Human Rights Watch on gross violations of rights in Azerbaijan in 2017

Washington / 18.01.18 / Turan: A well-known human rights organization Human Rights Watch unveiled its annual report on the state of rights and freedoms in the world in 2017.

In the section devoted to Azerbaijan, it is said that the Azerbaijani government has stepped up its struggle with critics. The courts sentenced at least 25 journalists and political and youth activists to long periods of imprisonment on politically motivated, unfair trials. Dozens more were detained or under criminal investigation, subjected to harassment and travel bans or were forced to flee the country.

In January, the courts sentenced 18 people, including prominent theologian Tale Bagirzade, to long periods of imprisonment after a trial where torture and ill-treatment of detainees were reported.

Also in January, the Baku court imprisoned youth activist Elgiz Gahraman for five and a half years on fictitious drug charges.

After the arrest, the police for a long time did not inform relatives of his place and for several days denied access to a lawyer. During the trial, Gahraman said that the police beat him and threatened him with sexual violence to force him to confess to the possession of drugs. The authorities did not investigate these allegations.

Three members of the opposition Popular Front Party of Azerbaijan (APFP) were convicted during the year. In July, the court convicted Faig Amirli, the financial director of the closed opposition newspaper Azadlig, of inciting religious hatred and tax evasion.

Fuad Ahmadli, a social networking activist, was sentenced to four years in prison on charges of misusing personal data. In January, the Baku court convicted him of one PFPA activist Fuad Gahramanli for 10 years in prison, accusing him of inciting religious and ethnic hatred for publishing criticism of the government on Facebook.

In May, the authorities arrested the deputy chairman of the PFPA Gozal Bayramli, who accused him of smuggling. Dozens of journalists and activists convicted in politically motivated trials remain in prison. Among them, the leader of the opposition movement "Republican Alternative" (REAL) Ilgar Mammadov.

He remains in prison, despite the decision of the European Court of Human Rights in 2014, which found his detention illegal.

The following journalists remain in custody: Seymour Hazi and Nijat Aliyev, youth activists Ilkin Rustemzade, Bayram Mamedov and Murad Adilov; and opposition politicians Mamed Ibrahim and Asif Yusifli.

None of the verdicts to activists and journalists released in the last two years has been abolished, including restrictions on leaving the country for investigative journalist Khadija Ismailova and attorney Intigam Aliyev.

In February, police detained 12 relatives, including two-year-old niece Orduhan Teymurkhan, a video blogger and activist of social networks living in the Netherlands.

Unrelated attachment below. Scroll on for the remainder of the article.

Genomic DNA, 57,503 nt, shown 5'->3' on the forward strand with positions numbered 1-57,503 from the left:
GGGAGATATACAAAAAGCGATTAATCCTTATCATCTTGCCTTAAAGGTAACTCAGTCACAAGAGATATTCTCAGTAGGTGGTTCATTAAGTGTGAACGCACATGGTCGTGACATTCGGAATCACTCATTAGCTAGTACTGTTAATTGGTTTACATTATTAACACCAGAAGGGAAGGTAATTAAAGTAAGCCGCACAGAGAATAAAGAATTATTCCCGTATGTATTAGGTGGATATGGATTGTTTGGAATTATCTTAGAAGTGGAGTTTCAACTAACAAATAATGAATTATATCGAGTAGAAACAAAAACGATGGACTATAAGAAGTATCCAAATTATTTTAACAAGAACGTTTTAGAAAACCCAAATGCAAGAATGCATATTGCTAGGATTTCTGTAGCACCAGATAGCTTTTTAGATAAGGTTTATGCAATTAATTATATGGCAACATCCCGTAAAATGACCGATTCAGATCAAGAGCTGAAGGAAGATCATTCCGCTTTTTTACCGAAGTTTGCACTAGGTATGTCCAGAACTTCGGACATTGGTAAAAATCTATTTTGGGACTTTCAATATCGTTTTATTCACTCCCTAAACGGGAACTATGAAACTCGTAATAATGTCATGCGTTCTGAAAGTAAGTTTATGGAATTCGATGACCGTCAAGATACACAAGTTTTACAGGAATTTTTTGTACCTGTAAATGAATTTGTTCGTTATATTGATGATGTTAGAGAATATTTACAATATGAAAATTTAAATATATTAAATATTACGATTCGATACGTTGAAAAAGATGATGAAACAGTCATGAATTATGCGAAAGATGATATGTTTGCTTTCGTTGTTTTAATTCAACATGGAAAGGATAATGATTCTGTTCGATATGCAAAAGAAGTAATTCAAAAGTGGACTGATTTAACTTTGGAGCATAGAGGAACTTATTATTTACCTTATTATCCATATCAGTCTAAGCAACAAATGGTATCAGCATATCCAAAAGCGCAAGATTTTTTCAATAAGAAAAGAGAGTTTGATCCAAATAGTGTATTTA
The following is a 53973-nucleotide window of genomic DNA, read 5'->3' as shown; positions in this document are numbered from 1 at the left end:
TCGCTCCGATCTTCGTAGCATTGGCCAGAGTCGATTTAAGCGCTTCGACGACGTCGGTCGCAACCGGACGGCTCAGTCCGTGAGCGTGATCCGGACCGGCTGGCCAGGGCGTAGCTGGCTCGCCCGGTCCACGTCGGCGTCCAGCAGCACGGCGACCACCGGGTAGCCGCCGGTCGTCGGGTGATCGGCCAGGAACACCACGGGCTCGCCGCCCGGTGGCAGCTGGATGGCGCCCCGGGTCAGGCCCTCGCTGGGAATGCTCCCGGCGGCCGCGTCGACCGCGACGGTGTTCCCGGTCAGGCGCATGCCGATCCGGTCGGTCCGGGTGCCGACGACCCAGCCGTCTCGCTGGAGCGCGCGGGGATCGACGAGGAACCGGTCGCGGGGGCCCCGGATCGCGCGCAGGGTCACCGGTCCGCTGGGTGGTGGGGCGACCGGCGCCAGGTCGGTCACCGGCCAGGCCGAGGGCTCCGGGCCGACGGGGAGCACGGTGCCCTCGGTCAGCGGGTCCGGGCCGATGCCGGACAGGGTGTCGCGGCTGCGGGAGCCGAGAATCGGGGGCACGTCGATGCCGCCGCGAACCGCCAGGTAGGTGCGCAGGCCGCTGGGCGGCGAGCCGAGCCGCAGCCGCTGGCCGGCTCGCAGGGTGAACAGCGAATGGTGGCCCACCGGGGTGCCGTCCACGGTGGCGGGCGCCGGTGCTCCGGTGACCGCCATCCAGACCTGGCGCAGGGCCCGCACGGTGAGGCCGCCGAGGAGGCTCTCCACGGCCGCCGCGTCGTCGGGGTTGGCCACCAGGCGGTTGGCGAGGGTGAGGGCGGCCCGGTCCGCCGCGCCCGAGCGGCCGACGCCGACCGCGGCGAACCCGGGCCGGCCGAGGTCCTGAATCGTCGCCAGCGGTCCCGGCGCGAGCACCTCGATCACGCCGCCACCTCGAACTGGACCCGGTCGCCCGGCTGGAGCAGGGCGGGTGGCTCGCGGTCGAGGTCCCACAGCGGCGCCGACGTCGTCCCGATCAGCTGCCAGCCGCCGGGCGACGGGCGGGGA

Teymurkhan recorded and published a call from a Baku policeman who detained his relatives. The next day the authorities released all but the elder brother of Teymurkhan and nephew, arresting them for 30 days for not submitting to the police.

In October, the parliament adopted amendments prohibiting lawyers outside the Bar Association from representing their clients, which could further limit the number of lawyers involved in political affairs.

The authorities continued to use fictitious tax and other criminal charges against critical journalists and bloggers.

Famous blogger Mehman Huseynov was sentenced to two years in prison for allegedly slandering the police.

For two and a half years, journalist Afgan Sadygov, editor of the AzelTV website, was convicted.

In May, journalist Afgan Mukhtarli was kidnapped in Tbilisi and illegally brought to Azerbaijan, where he was accused of illegal crossing of the border and smuggling.

Also in May, the police arrested the director of the channel "Channel 13" Aziza Orujova.

In August, director of the Turan agency Mehman Aliyev was arrested on false charges.

In May, the government blocked access to a number of opposition sites, including the Azerbaijani service of Radio Liberty, the Azadlig newspaper and the Internet resource of Meidan TV.

The Azerbaijani authorities continued punitive measures against NGOs, making their work impossible.

A number of NGO leaders still have a ban on leaving the country.

The US, the European Union and other international partners of Azerbaijan continued to criticize Baku, but failed to effectively influence the situation with human rights.

The EU was unable to secure the release of journalists and activists illegally arrested and put an end to pressure on NGOs.

In October, the Council of Europe's Committee of Ministers adopted an unprecedented decision on the procedure against Azerbaijan for failing to implement the European Court's decision in the case of Ilgar Mammadov.

Also in October, the Parliamentary Assembly of the Council of Europe adopted two resolutions calling on Azerbaijan to cease its constant harassment of critics. -02D-

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